Colin Kaepernick has played better the past few weeks, but expect a hiccup Sunday. The Bucs are a zone-based defense, which Kaepernick is not as comfortable reading. That would figure; against zone, a quarterback must account for multiple defenders near a throwing window. Against man, the read is more defined, as there’s generally just one defender to account for. The overwhelming majority of Kaepernick’s passes last week targeted the perimeter, where the Seahawks play press-man. Kaepernick did not make a lot of reads inside, where the Seahawks play zone. Another example came two weeks prior to the Seahawks game, when Kaepernick rediscovered his aggression against a Washington defense that played man-to-man. This week, the Niners will plan to use zone-beater route combinations, which can still create defined reads for Kaepernick, but it’s unlikely the young quarterback will play as loose as he has lately.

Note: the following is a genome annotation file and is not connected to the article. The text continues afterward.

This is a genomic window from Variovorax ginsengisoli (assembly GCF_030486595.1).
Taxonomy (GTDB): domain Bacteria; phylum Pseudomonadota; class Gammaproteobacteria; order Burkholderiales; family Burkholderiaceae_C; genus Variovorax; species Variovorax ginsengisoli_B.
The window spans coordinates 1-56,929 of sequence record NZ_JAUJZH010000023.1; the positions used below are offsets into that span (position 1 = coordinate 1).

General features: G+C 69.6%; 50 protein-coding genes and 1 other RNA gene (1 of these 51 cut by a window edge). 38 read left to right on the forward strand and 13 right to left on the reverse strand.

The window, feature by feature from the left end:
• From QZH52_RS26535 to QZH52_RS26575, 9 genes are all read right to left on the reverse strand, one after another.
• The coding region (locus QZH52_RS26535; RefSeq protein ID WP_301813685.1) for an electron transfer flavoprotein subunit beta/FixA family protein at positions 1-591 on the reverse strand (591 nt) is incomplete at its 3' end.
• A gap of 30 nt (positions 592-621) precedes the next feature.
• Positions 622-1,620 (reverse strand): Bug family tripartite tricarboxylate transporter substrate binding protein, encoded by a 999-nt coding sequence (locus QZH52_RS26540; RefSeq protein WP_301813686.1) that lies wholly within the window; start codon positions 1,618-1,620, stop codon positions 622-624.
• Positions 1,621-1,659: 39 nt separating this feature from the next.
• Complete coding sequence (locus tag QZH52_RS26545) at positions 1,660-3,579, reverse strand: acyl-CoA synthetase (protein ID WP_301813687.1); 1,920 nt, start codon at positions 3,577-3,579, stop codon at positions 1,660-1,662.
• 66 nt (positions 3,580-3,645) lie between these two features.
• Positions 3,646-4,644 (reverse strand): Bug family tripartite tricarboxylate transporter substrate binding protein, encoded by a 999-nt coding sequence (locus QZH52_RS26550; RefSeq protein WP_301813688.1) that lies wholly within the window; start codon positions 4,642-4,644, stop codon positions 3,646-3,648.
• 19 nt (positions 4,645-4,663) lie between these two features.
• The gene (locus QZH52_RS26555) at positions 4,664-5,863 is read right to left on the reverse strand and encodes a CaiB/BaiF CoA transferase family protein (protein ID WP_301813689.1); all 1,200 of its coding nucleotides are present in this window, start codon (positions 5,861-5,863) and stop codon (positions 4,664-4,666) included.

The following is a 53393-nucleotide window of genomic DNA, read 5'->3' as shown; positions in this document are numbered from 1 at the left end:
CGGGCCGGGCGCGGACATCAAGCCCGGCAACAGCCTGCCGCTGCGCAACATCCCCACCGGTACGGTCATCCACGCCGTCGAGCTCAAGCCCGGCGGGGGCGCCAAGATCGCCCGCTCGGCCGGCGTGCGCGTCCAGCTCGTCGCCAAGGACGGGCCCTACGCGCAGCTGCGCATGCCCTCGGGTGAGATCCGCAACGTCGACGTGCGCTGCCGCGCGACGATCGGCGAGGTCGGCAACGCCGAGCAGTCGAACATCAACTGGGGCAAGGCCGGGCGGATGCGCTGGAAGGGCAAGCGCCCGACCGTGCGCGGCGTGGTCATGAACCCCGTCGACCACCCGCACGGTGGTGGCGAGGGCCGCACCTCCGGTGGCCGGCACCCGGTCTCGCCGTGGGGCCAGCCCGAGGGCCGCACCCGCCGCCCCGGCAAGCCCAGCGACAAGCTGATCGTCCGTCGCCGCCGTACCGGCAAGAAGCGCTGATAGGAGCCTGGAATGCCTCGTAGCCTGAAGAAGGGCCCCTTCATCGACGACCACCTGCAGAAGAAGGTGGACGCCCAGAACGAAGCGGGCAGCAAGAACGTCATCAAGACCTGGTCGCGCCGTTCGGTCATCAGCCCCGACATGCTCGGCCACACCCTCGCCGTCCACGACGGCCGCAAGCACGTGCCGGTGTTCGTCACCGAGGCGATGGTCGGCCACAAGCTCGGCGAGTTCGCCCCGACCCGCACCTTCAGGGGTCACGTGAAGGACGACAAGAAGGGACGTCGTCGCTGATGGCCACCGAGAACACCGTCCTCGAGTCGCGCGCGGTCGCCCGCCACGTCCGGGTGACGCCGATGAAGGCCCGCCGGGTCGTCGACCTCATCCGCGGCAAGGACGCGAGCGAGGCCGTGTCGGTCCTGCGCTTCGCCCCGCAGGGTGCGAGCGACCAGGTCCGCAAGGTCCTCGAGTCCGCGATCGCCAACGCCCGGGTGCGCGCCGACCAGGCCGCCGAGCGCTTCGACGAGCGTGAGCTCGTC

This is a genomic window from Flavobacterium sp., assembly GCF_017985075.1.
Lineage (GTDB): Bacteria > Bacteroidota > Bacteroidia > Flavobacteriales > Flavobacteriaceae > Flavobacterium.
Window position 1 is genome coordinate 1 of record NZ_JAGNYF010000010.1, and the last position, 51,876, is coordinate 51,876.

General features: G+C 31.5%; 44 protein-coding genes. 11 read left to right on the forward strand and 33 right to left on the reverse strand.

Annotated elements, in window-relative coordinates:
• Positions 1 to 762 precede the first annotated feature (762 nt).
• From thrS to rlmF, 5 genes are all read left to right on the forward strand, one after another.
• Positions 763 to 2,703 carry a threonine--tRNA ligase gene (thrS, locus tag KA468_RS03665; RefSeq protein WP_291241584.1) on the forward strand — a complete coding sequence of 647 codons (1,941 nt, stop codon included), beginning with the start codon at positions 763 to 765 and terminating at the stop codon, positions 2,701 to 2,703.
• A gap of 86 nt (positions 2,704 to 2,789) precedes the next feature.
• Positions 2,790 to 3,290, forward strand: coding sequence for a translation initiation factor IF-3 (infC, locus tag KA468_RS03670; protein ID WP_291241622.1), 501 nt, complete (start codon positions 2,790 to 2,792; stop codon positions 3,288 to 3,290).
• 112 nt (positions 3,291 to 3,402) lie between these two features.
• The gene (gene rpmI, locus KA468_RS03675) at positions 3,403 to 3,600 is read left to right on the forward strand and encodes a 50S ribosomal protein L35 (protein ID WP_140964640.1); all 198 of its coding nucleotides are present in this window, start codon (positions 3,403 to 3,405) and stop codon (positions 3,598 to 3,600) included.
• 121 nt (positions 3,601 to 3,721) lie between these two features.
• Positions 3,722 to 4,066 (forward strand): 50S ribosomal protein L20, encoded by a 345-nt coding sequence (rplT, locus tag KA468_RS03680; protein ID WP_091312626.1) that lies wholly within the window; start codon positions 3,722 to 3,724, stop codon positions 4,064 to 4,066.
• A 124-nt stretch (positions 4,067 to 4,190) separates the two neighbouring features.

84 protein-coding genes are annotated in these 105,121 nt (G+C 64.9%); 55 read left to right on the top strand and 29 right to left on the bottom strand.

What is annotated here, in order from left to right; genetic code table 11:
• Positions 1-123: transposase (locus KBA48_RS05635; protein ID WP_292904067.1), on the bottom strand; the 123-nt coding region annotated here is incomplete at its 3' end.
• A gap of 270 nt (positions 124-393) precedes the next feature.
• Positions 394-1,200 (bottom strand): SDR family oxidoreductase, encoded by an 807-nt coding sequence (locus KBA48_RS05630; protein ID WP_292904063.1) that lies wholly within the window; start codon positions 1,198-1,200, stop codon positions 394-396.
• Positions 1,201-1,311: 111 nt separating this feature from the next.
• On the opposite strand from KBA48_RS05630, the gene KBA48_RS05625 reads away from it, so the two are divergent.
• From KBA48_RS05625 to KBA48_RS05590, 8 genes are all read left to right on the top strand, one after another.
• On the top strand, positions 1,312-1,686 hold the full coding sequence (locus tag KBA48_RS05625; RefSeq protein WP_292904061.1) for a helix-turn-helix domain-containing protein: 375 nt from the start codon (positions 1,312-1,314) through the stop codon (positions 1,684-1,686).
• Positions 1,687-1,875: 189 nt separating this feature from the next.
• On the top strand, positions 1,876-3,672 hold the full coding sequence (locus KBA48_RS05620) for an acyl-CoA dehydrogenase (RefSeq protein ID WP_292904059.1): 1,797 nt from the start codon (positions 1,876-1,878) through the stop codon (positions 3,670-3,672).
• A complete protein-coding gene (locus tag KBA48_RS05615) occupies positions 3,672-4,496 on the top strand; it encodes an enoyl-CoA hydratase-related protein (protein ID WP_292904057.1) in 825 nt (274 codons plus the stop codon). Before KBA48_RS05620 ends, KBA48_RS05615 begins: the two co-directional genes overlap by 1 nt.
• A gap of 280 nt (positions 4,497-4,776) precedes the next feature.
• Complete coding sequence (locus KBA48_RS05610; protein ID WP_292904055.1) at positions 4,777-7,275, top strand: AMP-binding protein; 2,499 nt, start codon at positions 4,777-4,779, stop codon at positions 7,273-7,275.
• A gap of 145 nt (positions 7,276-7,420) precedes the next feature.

Bills (4-9) at Jaguars (4-9), 1 p.m., CBS

Doug Marrone recently said the Bills will scale back their game-plan in order to ease the burden on EJ Manuel. That’s smart. Six of the seven sacks Buffalo gave up at Tampa last week could be attributed to the rookie quarterback holding the ball and not moving comfortably within the pocket. This week Manuel is facing a Jaguars defense that, with its secondary finally healthy, could choose to deviate from its typically low-blitz frequency.

Chiefs (10-3) at Raiders (4-9), 4:05 p.m., CBS